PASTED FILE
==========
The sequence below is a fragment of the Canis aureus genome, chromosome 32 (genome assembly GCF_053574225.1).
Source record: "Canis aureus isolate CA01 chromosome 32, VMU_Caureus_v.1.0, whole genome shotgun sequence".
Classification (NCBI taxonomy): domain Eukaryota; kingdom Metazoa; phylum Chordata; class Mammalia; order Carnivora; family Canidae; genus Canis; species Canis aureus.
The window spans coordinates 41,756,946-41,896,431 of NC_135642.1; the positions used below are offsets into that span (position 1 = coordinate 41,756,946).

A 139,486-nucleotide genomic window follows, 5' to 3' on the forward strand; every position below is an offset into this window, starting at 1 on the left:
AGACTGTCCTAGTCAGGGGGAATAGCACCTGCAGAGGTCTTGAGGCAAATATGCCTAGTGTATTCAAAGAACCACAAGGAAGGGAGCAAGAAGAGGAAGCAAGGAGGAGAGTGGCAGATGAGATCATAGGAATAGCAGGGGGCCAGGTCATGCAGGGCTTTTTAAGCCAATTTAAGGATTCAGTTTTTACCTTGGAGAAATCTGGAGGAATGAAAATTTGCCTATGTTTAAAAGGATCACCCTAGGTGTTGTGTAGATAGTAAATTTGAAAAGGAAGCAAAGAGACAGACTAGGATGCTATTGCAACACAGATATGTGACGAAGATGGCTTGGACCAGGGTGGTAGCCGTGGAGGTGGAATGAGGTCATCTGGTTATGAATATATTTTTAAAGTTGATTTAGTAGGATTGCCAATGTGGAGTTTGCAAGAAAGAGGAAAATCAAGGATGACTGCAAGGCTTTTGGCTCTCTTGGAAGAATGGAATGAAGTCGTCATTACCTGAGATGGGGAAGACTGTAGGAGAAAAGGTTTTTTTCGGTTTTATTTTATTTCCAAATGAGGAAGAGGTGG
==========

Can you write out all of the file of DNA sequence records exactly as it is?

The sequence below is a fragment of the Canis aureus genome, chromosome 32 (genome assembly GCF_053574225.1).
Source record: "Canis aureus isolate CA01 chromosome 32, VMU_Caureus_v.1.0, whole genome shotgun sequence".
Classification (NCBI taxonomy): domain Eukaryota; kingdom Metazoa; phylum Chordata; class Mammalia; order Carnivora; family Canidae; genus Canis; species Canis aureus.
The window spans coordinates 41,756,946-41,896,431 of NC_135642.1; the positions used below are offsets into that span (position 1 = coordinate 41,756,946).

A 139,486-nucleotide genomic window follows, 5' to 3' on the forward strand; every position below is an offset into this window, starting at 1 on the left:
AGACTGTCCTAGTCAGGGGGAATAGCACCTGCAGAGGTCTTGAGGCAAATATGCCTAGTGTATTCAAAGAACCACAAGGAAGGGAGCAAGAAGAGGAAGCAAGGAGGAGAGTGGCAGATGAGATCATAGGAATAGCAGGGGGCCAGGTCATGCAGGGCTTTTTAAGCCAATTTAAGGATTCAGTTTTTACCTTGGAGAAATCTGGAGGAATGAAAATTTGCCTATGTTTAAAAGGATCACCCTAGGTGTTGTGTAGATAGTAAATTTGAAAAGGAAGCAAAGAGACAGACTAGGATGCTATTGCAACACAGATATGTGACGAAGATGGCTTGGACCAGGGTGGTAGCCGTGGAGGTGGAATGAGGTCATCTGGTTATGAATATATTTTTAAAGTTGATTTAGTAGGATTGCCAATGTGGAGTTTGCAAGAAAGAGGAAAATCAAGGATGACTGCAAGGCTTTTGGCTCTCTTGGAAGAATGGAATGAAGTCGTCATTACCTGAGATGGGGAAGACTGTAGGAGAAAAGGTTTTTTTCGGTTTTATTTTATTTCCAAATGAGGAAGAGGTGG